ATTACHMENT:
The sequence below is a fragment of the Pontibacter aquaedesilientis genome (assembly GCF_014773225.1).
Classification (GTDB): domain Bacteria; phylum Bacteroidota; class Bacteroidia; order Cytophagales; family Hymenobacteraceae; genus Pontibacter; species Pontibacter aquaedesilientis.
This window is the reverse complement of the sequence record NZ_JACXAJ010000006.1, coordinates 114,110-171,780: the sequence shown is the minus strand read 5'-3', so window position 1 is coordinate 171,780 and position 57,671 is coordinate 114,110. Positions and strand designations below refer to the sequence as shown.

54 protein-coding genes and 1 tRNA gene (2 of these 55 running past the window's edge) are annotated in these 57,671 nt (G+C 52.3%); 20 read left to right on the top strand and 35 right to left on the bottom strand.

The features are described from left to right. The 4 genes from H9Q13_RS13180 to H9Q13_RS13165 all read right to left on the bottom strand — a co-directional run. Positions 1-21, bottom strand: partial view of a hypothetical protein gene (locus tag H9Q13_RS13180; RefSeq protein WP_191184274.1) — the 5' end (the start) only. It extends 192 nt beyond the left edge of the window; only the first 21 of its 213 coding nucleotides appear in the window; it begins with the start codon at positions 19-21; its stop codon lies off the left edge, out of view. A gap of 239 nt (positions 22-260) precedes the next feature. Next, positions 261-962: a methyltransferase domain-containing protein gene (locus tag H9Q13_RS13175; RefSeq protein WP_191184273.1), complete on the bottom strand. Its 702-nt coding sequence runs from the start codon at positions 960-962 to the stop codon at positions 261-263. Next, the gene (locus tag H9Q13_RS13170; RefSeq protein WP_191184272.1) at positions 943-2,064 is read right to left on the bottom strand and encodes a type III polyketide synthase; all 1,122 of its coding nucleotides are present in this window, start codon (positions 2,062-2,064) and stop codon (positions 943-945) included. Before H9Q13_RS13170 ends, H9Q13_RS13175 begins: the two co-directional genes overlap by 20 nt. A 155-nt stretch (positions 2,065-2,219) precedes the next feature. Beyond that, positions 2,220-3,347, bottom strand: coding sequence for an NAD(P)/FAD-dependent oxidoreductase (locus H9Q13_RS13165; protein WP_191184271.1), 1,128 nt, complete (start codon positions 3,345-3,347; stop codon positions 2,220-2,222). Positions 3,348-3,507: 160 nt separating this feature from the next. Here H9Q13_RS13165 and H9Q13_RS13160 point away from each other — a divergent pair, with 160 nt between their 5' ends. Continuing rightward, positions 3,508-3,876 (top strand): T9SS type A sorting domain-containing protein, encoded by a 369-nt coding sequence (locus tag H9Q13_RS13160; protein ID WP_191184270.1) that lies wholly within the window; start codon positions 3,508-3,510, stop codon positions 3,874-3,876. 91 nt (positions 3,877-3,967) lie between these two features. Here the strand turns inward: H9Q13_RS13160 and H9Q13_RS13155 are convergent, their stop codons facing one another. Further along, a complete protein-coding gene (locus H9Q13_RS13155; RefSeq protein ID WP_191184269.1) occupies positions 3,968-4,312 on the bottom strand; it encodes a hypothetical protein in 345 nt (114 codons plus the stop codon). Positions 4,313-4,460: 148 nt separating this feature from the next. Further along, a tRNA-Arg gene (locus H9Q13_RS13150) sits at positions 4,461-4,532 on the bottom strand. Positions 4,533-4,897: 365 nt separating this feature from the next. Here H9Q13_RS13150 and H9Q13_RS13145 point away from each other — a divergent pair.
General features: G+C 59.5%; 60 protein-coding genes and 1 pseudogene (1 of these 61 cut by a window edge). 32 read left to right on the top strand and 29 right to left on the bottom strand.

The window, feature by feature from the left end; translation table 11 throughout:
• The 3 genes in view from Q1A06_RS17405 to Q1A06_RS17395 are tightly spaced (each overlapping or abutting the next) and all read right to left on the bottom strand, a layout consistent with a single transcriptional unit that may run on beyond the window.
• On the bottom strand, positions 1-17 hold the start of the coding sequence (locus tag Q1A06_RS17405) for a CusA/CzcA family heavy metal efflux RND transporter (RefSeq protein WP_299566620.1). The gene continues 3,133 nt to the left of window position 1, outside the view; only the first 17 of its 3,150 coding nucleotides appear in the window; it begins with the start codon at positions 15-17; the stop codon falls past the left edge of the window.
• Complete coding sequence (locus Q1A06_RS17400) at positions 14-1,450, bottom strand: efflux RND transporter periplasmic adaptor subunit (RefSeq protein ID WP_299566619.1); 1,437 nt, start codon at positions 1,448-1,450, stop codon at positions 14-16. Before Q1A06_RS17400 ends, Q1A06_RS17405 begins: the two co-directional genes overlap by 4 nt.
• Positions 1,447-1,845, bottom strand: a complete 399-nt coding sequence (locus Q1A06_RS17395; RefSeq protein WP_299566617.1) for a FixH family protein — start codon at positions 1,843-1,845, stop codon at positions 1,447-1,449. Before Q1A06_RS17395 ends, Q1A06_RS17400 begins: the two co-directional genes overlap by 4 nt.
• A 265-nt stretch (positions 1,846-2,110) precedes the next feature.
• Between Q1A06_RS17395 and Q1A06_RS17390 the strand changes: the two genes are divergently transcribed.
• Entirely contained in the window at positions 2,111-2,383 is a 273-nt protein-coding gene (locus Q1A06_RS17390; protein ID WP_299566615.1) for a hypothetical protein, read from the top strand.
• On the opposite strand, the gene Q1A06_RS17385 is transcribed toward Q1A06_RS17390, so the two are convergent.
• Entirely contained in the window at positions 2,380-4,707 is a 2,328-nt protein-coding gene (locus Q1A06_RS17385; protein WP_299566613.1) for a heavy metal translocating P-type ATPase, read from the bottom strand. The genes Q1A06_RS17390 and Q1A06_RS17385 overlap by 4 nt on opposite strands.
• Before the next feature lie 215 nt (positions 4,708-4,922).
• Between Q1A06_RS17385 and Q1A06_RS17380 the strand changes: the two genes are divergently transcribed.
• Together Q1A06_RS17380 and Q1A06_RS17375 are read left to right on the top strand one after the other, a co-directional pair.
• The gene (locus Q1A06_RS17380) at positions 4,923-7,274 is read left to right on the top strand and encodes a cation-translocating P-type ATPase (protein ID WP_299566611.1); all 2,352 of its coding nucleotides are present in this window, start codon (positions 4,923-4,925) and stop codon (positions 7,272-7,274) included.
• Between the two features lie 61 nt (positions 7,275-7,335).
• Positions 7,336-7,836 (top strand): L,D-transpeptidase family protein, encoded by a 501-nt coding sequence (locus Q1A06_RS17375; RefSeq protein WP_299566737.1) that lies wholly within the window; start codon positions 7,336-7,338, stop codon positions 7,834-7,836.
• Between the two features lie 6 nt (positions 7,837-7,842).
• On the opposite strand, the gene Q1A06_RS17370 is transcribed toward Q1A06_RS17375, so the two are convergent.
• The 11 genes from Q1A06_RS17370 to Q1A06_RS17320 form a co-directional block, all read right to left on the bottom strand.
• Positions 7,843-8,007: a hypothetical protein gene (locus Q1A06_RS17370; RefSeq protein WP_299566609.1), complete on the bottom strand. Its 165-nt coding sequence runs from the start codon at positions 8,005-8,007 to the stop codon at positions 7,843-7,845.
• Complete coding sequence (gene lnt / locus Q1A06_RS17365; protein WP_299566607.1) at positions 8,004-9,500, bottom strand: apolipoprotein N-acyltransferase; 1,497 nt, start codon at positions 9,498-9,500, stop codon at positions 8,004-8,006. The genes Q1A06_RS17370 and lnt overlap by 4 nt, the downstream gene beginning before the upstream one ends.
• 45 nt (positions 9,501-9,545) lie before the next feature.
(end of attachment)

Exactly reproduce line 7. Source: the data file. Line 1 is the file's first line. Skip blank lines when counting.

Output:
The window, feature by feature from the left end; translation table 11 throughout: